Line of Fire, An Autumn Rain Novel
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Many of you enjoy reading books but may not
really know what an author might be thinking
about YOU, the reader, in any given situation. I
have gathered these quotes by currently
publishing authors. You will notice that
occasionally contrasting opinions are expressed.
Though they share a lot of commonalities, every
author is unique. I have not included the
authors' names here so they could speak freely.
I hope this gives you some insight on how you
can be make a good impression on your favorite
- I'm very happy when readers recommend my
books to others. There's no better way than
to increase readership than by word of
- Writing is a solitary profession. I'm
excited when readers write to tell me how
much they love my story and how it may have
affected their lives. It makes all the hours
at the computer worth the effort.
- Write to your favorite author and tell
them why you loved the book! Writing can be
very discouraging and lonely at times. Your
kind words might keep a writer motivated to
finish that next novel.
- I love readers who go to Deseret Book,
Amazon, or other review sites and leave a
positive review because that always helps
sell books. I want to hug them and say,
"Thank you, thank you!"
- If a reader doesn't like a book, I hope
they calmly state why with valid reasons and
examples and not take shots at my character
or the entire novel. Saying things like,
"This novel stinks, or "What a terrible
effort," means nothing except the reader has
an axe to grind. How easy it is to hide
behind the anonymity of the Internet! Would
the reader say the same things face to face?
Keep in mind that positive criticism goes a
long, long way to helping writers improve,
as does pointing out what does work. After
all, every novel published by a valid
publisher must have some redeeming qualities
or it would still be in the slushpile.
- Saying that an author who writes books
about doing charity should give his/her
books away for free if they believe what
they write makes no sense at all. After all,
nurses, doctors, teachers, musicians,
orphanage workers, and many others do not
donate their services and they are still
perceived to be doing good. Writing is a
profession and needs to be respected as
such. Authors have families to support and
even if they wanted to give away books,
there's no way they could afford to pay the
printer to do so.
- I'm impressed when a reader tells me
she's passed my book to eight cousins and
fourteen nieces. I'm even more impressed
when a reader says she's bought books to
give to all her relatives for Christmas.
- I'm delighted to have people pass around
my books. More readers will eventually mean
more people who will love, recommend, and
buy my books.
- Readers may not understand that most
authors in the LDS market make between 50
cents and $1.30 in royalties for every book
their publisher sells. Many authors only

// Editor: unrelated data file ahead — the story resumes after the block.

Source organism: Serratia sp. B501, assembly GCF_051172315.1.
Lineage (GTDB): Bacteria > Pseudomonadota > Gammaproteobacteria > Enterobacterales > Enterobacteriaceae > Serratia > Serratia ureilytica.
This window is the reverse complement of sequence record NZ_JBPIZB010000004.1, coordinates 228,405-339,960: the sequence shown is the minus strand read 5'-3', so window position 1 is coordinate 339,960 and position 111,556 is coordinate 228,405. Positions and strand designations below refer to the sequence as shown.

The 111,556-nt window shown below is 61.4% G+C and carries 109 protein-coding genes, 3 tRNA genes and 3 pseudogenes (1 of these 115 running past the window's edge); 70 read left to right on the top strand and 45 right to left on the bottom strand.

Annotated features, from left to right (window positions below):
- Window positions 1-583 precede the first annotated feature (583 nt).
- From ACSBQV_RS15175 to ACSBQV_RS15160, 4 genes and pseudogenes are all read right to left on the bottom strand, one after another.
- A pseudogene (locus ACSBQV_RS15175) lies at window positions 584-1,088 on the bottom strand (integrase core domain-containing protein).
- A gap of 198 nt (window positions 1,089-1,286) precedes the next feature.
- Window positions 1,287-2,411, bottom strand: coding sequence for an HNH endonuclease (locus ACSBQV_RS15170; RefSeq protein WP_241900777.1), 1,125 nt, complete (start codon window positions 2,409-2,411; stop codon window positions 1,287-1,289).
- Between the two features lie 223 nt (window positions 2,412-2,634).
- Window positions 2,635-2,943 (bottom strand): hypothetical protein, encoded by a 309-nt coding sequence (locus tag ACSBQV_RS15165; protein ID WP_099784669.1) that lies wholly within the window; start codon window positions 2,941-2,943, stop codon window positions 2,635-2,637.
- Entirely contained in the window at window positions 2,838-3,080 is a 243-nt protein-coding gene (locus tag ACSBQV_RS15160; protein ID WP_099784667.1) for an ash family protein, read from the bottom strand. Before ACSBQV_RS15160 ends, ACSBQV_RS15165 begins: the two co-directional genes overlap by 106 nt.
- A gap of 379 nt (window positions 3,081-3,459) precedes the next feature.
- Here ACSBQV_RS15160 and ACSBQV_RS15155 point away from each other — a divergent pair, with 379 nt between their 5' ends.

sell between 2,000 and 14,000 books. If an
author is lucky enough to earn $10,000
dollars from a book, they would have about
$5,000 left after paying taxes (there is a
hefty self employment tax) and, of course,
making deductions for tithing. That doesn't
even factor in expenses which include
purchasing books to donate or send for
reviews, website maintenance, travel
expenses for speaking engagements and
signings, paper, ink cartridges, computer
- If readers want the quality of LDS
literature to continue to rise, they must
support LDS authors by buying and
recommending good books so the authors can
spend more time writing and less time
promoting and trying to make ends meet.
- Most authors are happy to donate books
to a worthy cause, but if libraries,
schools, readers, and others understood that
writers have to buy their own books, they
might not be so quick to ask for a donation.
- Authors receive a very limited number of
free books (usually 10-25) from the
publisher when their book is first released,
and these are saved for immediate family or
passed on to people who helped with the
book. If there are any copies left, they are
generally sent to a reviewer in the hope of
gaining publicity. All other copies of the
book are always purchased by the author. So
if you receive a gift of a free book from an
author, please realize that it really is a
gift, not something they had lying around
- If you really love a book you've read,
tell your friends about it! If you love it,
they probably will, too.
- Authors appreciate it when readers drop
in at signings and take time to chat. They
are even happier when you bring friends to
- Coming to a book signing to chat is nice
and good, but when they proceed to walk away
without buying a book—or say how they borrow
every one of your titles from the
library—that happy bubble feeling pops. (If
they already have all my books, I love
hearing about how they enjoyed it!)
- Hint: Signed books make great gifts for
- Spread the news when you read a book
you've enjoyed by inviting the author to
your book group or set up an on-line chat
with others who have enjoyed or are
interested about the book.
- Readers are the most wonderful people in
the world. THANK YOU!